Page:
3) Adoption accelerates as new tools/practices lower the barriers to entry and create faster paths to value demonstration. There are many types of barriers to entry, ranging from technical difficulty of using tools, lack of easily-available explanations and support, alienating cultural associations. Slow value confirmation is a form of barrier-to-entry, and particularly a problem with Twitter, because of its significant learning curve and low value before one has built a social/interest network there.
In the following sections, I’ll consider four possible ways to address these issues by lowering barriers to entry, value confirmation, and critical mass: Autoregistration, Gateways, Auto-tweeting, and Auto-analytics.
The basic idea: to make the party bigger, bring the party to the academics, not the academics to the party.
As it turns out, the research world has thought about the problem of trackable unique identity for scholars before. In his 2011 article “Google Scholar Citations, Researcher Profiles, and why we need an Open Bibliography,” ORCID director Martin Fenner reviewed existing schemes from Google, Research ID, Scopus, etc., and made a strong case for an independent, dedicated scholar identifier system, with mechanisms for user registration and updating.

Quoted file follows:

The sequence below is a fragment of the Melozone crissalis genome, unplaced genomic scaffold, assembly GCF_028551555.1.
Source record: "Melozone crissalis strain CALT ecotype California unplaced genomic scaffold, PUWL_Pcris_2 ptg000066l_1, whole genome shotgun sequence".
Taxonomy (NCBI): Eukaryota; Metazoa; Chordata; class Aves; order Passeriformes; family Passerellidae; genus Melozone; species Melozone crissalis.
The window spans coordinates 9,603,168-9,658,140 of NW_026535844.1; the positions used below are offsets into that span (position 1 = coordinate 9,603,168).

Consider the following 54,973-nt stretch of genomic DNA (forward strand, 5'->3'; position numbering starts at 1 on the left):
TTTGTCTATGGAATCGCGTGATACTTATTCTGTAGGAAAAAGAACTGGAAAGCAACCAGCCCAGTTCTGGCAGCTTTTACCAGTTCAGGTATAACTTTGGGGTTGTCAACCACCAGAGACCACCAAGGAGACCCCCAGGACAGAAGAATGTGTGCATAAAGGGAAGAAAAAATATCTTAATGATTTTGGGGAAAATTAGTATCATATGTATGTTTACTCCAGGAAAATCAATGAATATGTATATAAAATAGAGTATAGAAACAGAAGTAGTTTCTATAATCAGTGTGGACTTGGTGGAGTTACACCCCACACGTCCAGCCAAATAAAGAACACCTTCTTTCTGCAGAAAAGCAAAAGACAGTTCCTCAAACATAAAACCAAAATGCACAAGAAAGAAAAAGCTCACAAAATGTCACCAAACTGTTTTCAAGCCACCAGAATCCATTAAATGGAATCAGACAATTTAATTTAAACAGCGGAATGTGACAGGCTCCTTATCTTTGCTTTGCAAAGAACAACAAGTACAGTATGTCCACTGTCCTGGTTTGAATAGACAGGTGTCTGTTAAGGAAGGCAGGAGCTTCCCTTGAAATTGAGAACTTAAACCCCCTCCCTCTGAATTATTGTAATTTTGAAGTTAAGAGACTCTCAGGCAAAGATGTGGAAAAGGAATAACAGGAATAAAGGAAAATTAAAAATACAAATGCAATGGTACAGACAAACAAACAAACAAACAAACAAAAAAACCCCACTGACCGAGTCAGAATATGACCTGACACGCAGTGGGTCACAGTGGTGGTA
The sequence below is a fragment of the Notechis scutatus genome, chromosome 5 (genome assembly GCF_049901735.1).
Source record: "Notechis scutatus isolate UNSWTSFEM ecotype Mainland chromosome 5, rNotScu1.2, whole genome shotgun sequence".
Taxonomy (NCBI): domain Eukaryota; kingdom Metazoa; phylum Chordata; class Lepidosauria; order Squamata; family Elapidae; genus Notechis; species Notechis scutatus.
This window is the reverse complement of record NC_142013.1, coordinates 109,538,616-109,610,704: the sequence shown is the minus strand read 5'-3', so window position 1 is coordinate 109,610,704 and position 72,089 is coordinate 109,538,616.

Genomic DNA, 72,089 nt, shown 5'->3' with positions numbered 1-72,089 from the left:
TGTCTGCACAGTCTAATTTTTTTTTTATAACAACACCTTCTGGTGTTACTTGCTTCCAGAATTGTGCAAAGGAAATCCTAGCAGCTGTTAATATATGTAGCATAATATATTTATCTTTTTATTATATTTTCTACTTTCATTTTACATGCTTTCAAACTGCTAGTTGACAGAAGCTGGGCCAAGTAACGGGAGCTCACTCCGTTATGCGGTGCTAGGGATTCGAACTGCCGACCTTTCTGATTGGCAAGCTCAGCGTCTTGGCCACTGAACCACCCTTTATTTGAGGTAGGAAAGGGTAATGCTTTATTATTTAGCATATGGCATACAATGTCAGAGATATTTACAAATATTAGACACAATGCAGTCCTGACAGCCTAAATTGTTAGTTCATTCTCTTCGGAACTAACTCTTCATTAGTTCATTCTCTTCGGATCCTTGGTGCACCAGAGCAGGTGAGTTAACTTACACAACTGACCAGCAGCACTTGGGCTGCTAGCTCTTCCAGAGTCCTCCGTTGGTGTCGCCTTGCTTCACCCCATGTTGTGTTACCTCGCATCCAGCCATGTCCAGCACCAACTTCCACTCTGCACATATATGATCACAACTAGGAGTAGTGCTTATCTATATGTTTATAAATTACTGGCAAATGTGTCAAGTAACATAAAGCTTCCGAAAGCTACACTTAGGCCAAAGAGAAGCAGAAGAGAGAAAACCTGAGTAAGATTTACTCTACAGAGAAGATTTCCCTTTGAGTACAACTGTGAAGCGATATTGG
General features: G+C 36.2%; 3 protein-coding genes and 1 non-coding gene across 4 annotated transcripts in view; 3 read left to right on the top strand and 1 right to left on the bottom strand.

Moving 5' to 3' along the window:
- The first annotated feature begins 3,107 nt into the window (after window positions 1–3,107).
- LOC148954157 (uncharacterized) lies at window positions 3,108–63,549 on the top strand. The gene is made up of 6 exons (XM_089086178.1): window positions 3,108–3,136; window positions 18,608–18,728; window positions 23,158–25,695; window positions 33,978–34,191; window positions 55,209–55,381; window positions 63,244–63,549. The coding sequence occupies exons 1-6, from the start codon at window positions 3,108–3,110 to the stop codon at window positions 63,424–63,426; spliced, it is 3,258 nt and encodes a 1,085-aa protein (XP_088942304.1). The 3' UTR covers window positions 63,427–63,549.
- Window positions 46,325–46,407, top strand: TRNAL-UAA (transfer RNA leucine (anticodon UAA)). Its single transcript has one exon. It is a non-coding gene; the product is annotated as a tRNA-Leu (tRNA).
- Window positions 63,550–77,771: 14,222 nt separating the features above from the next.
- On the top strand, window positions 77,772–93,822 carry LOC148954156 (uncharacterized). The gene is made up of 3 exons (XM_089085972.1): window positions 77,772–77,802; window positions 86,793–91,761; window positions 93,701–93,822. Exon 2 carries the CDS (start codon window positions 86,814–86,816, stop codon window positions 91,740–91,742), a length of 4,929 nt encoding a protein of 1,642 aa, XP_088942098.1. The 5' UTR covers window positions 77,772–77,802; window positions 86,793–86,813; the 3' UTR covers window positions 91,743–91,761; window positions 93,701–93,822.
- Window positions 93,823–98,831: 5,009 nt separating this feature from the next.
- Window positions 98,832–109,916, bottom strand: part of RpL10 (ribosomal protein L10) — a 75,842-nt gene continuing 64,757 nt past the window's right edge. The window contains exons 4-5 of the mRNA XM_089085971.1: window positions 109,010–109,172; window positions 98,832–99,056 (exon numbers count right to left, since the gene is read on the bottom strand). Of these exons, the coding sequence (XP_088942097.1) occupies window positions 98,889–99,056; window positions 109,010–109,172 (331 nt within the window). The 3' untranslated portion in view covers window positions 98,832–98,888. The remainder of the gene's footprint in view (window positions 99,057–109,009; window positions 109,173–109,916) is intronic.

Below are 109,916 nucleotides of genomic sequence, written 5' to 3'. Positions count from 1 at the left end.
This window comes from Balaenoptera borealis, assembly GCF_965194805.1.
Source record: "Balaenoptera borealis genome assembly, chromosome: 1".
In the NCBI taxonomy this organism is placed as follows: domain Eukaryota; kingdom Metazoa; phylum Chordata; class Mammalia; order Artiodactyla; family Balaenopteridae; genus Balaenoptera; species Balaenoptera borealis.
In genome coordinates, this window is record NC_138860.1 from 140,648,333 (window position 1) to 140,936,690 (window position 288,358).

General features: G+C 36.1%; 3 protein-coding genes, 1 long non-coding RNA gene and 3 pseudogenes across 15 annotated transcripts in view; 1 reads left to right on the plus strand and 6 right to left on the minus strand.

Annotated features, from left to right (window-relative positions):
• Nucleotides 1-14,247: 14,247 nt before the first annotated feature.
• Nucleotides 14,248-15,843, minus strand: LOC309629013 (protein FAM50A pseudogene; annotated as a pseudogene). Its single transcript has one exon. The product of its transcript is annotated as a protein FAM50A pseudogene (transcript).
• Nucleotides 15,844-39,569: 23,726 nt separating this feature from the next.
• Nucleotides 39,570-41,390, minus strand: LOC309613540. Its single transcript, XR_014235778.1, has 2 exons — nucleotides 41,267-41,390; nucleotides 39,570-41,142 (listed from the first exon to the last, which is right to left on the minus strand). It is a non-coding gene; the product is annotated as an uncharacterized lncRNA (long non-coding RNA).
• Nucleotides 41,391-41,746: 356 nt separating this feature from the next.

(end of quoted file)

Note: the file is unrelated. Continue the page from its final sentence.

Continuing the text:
While Google Scholar remains prominently apart, following its mass-scale algorithmic approach as opposed to ORCID’s social/community approach, it seems ORCID is well on its way to becoming standard infrastructure throughout other scholarly systems such as journals platforms.
Importantly, the integration of ORCID into other systems such as article submission is likely to make registration customary, expected of academics at key moment like paper submission.
Here’s the ORCID home screen, explaining how to register:
Here’s where the friendly, welcoming hand of social media can appear:
- ORCID could (perhaps has? discussed it earlier in 2012) add a Twitter account-name field in the ORCID record – and prompt user to enter it if they have one. (easy).
- If registrant doesn’t have a Twitter account, or doesn’t want to use it, offer to put them in a sign-up sequence, or autogenerate a Twitter account for them. It might be, for example, @orcid_[ORCID], where ORCID is their identifier number with leading zeros removed, currently 9 digits. This would, incidentally, make these ORCID accounts easily discoverable and trackable in Twitter.